My husband is a “lion” — by that I mean his personality type. He is one of those energetic, determined leader-guys, who enjoys being out in front forging a path. He could cut a path through the jungle with a machete, and not mind the challenges of being the first to get there. His secondary personality type is the “otter.” You know the type; always telling jokes; drawing people in with his stories. When it comes to his learning style, he has this mind that never forgets a name. It has to be a gift. I say that because I have a hard time with names. I remember faces, and then my mind runs through the alphabet — “Was it an A name? B?” 

At one point, I thought I could improve my mind-remembering skill-level; I didn’t realize the problem was part of my genetics. Because my relationships with people are important to me, I tried a course in memory-association. This particular course was excellent — the problem was the student…. Here was the proposed process: Think of a picture that reminds you of the item (or person) you want to remember.  Give the picture a name that relates to their name, or a feature of their person.  Well, the course promises that the next time you see the person, you will remember the association, etc. Hence, success.

I must have been missing that day — that part of my IQ level wasn’t developed yet…..  A lady came to visit us.  In the midst of a sea of faces, I learned her name; “Mrs. Stack.”  She was a a rather large woman, with short, blonde, straight hair.  So, in my mind, for some reason, I pictured a haystack. Go figure. Did it work, you ask?  Well, the next time I saw her, the part of recalling the image worked. The yellow haystack showed up in my mind; but so did self-doubt.  I called her “Mrs. Needle.” 

You’re smiling. I can’t help it. My mind just goes blank.

My husband is a lion. Like Aslan, in the Chronicles of Narnia, he isn’t a tame lion, but he’s kind…. 

Me? I’m a “golden retriever,” with a little “beaver” thrown in for good measure. I’m the team player who doesn’t like to be alone; who dislikes sudden changes; is mercy-motivated and is happy to help administrate the details. My kids give me a hard time when I’m writing on the laptop too long.   “Come out and play,” they say. Between the two of us, Bill and I have a combination of all four styles in our marriage – which, theoretically, works really great when all inner conflicts have been resolved.  It gives us a complete offering of all the styles… Great for child-rearing, and problem solving.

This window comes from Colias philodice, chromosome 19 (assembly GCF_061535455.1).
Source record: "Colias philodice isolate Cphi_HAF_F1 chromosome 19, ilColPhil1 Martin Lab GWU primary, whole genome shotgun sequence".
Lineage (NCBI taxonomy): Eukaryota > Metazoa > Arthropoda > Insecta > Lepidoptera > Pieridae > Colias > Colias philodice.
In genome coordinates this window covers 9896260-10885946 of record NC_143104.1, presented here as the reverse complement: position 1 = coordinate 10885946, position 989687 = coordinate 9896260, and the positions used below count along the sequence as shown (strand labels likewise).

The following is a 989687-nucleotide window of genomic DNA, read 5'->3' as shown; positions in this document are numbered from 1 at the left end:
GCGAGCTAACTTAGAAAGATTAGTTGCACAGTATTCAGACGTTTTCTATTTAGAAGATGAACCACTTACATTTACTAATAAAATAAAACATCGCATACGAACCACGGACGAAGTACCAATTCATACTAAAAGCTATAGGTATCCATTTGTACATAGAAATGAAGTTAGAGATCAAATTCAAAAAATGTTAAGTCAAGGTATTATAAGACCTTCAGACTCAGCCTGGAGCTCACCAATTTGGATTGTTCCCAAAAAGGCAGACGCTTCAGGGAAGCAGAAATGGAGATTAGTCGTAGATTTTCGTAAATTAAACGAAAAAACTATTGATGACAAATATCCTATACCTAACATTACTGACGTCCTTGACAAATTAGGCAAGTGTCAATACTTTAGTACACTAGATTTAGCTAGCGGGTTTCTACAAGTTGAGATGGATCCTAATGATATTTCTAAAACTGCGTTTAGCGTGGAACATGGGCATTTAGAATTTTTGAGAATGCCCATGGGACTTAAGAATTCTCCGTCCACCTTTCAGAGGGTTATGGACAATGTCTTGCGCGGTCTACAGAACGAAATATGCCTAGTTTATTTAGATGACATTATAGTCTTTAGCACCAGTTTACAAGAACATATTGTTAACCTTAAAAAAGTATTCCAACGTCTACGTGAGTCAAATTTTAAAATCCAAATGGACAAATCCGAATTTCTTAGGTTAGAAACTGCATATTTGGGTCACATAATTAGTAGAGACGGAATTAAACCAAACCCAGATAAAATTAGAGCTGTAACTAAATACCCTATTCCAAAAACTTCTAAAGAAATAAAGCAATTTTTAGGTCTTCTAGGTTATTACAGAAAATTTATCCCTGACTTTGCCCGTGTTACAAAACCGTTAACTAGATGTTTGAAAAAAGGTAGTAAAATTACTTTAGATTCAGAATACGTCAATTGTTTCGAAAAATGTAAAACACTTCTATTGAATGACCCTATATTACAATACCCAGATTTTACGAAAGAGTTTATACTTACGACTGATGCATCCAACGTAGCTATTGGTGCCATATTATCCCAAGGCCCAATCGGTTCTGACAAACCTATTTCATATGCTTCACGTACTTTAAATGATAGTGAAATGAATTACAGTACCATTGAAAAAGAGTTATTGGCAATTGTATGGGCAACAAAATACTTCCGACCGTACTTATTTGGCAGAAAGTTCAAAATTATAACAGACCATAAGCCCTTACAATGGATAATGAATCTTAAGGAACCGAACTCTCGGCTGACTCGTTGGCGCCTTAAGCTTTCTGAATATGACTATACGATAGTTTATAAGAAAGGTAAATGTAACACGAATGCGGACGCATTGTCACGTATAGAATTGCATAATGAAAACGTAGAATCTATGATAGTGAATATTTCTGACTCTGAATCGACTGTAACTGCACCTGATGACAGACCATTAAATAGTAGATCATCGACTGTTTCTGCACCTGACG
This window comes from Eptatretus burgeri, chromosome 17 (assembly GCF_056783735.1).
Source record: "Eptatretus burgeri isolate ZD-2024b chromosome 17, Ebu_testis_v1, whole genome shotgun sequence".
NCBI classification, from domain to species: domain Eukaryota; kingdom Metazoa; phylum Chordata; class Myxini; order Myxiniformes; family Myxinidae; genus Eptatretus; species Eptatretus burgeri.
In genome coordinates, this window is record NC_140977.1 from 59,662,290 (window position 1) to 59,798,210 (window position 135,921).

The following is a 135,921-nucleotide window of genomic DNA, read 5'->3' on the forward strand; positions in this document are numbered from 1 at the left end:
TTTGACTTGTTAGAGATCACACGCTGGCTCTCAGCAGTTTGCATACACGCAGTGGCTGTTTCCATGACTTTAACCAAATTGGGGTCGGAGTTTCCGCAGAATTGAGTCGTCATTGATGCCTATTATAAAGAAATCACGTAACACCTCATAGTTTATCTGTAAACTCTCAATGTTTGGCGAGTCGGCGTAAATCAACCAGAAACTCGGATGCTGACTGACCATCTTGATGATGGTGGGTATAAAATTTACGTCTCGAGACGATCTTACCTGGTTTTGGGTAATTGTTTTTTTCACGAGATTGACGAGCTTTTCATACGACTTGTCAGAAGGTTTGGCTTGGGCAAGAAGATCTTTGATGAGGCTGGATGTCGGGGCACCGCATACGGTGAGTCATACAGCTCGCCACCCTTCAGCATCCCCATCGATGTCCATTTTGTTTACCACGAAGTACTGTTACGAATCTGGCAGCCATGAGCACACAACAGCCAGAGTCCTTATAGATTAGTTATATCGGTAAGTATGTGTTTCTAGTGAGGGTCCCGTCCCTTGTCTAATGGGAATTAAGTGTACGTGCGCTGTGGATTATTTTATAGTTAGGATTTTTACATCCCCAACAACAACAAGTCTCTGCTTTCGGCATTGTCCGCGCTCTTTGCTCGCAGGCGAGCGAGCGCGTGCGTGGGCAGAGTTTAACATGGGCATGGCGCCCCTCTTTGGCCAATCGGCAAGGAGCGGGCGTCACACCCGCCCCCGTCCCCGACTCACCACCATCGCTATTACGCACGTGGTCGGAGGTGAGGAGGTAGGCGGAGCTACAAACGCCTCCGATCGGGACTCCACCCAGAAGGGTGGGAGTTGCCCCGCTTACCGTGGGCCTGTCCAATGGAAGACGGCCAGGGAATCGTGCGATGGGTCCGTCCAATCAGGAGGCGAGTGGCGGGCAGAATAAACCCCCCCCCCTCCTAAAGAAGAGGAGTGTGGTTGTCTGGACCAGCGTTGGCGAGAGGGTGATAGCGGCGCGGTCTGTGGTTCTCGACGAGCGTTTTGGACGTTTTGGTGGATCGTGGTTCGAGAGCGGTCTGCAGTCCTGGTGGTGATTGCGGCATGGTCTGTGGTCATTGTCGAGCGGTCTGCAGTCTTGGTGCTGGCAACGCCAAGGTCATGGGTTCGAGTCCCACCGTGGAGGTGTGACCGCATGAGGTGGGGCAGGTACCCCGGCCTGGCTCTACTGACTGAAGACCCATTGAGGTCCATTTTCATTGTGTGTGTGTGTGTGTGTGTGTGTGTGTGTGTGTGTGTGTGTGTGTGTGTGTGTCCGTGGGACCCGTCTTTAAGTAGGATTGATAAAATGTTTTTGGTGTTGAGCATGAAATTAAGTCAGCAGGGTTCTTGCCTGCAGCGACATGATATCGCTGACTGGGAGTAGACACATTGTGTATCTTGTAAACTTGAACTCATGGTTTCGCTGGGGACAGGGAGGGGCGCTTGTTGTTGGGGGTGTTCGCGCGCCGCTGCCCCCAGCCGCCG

The “aha,” you ask?  It was this week. I had a picture go through my head… had to be God-breathed.  It made me laugh, actually. Picture this: A golden retriever with a lion’s mane tied around its head. Silly? Perhaps. Think about this… Golden retrievers and lions are the same color, but they are not the same.  They will never be the same. Lions roar and establish territory. Retrievers bark and couldn’t care less about territory. Lions can walk ahead, and work alone. Retrievers need a pack, or companionship. 

I realized this week that for one reason or another, I had placed undue expectations on my God-given personality.  As a result, I had been struggling with guilt when I found myself unable to follow through with those unspoken expectations.  No one put it on me — I just absorbed it over time. When or how I picked it up, I’ll never know.  I think it must have happened gradually — an incremental “weighing down” if you will. Somehow, I thought I had to be more “lion-ly” in my day-to-day life….  I felt guilty for my emotional genetics, something God never intended. Finally, when it surfaced, my hubby and I worked through it.  “I’m so tired,” I told him. “Something has to give.”  Then, came the vulnerable question. “What do you think?”